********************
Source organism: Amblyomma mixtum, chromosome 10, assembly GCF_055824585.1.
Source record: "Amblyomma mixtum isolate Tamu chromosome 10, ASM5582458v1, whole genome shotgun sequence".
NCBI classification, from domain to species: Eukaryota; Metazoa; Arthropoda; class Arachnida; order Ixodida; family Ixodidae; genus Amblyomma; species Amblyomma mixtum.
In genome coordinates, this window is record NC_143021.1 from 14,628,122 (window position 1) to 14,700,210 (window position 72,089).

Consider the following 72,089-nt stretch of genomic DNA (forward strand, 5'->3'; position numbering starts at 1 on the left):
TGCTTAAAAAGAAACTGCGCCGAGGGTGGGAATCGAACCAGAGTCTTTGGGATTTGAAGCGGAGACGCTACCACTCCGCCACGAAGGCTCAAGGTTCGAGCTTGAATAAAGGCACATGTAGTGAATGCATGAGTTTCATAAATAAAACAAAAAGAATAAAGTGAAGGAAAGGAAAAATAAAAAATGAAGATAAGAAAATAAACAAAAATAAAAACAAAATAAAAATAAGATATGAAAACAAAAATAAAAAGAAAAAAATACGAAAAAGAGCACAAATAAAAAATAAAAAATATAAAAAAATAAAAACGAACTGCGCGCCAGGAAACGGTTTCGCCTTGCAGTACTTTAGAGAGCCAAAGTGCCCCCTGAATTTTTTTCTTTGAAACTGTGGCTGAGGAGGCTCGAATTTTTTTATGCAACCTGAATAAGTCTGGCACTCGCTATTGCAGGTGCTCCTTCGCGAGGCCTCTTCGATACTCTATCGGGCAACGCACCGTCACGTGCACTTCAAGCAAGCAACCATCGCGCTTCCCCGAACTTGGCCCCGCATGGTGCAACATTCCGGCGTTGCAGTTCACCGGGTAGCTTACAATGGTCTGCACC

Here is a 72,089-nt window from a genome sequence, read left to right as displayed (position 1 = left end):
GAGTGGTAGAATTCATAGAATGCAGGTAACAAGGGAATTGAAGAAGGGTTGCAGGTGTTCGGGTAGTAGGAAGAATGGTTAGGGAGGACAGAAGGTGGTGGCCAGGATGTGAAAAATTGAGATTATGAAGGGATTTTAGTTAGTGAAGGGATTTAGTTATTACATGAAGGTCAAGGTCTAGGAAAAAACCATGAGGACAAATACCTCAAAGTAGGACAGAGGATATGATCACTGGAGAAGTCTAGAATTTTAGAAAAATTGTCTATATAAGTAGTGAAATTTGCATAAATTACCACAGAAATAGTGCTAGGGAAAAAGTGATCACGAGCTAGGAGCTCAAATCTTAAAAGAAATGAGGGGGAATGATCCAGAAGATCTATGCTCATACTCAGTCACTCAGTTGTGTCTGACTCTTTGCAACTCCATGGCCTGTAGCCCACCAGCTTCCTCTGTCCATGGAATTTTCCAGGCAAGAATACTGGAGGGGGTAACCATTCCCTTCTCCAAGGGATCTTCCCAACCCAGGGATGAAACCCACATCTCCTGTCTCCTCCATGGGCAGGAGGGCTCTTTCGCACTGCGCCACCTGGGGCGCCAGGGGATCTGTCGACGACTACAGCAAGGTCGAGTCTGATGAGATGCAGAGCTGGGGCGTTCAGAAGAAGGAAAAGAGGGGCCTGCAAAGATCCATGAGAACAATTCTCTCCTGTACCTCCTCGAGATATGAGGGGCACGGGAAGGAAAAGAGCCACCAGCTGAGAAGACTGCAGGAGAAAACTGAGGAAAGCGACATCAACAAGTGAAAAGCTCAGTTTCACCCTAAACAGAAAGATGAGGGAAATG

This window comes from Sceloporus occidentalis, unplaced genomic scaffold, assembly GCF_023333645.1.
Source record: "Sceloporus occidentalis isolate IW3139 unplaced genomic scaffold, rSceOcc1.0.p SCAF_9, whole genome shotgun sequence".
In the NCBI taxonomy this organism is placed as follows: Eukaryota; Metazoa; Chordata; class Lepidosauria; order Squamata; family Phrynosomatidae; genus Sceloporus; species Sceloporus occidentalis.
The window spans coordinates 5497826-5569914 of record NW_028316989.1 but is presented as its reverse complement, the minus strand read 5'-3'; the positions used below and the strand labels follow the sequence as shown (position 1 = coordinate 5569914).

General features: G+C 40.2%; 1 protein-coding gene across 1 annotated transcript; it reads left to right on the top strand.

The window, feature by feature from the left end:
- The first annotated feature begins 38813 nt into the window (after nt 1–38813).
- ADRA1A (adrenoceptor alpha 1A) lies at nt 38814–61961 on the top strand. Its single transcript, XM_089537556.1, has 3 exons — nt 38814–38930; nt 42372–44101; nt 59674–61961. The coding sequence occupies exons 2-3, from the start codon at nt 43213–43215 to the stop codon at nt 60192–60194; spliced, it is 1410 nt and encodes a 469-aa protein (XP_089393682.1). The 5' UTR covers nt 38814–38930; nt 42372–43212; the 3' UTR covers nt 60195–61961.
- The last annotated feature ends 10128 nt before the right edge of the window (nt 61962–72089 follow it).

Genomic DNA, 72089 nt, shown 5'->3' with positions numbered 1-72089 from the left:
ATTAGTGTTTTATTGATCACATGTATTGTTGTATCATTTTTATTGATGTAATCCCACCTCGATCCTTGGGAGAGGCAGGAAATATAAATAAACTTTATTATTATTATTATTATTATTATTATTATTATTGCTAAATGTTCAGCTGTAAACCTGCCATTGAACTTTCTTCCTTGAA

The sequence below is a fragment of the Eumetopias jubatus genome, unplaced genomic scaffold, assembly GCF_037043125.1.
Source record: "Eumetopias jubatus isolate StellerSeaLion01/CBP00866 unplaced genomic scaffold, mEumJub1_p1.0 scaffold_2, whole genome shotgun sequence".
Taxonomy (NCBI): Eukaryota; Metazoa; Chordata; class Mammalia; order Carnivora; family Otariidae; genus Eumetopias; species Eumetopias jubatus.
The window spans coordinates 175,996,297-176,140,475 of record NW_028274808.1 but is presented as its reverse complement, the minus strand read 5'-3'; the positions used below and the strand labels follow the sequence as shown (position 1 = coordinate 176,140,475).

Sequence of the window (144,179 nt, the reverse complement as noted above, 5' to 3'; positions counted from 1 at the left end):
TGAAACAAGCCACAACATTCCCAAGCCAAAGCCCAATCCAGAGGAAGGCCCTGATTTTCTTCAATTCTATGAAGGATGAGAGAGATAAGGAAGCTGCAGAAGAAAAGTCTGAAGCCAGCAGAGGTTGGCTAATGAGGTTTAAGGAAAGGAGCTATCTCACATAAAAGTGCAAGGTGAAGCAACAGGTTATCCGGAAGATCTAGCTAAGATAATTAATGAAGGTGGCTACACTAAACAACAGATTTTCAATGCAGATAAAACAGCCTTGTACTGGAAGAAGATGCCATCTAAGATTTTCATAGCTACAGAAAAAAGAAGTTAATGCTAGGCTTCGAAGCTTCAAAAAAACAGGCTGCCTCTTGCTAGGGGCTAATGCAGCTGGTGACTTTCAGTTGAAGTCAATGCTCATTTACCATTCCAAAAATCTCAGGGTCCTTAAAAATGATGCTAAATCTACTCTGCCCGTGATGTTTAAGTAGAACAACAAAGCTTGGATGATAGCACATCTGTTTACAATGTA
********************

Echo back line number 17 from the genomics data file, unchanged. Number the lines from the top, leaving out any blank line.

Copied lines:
- The last annotated feature ends 10128 nt before the right edge of the window (nt 61962–72089 follow it).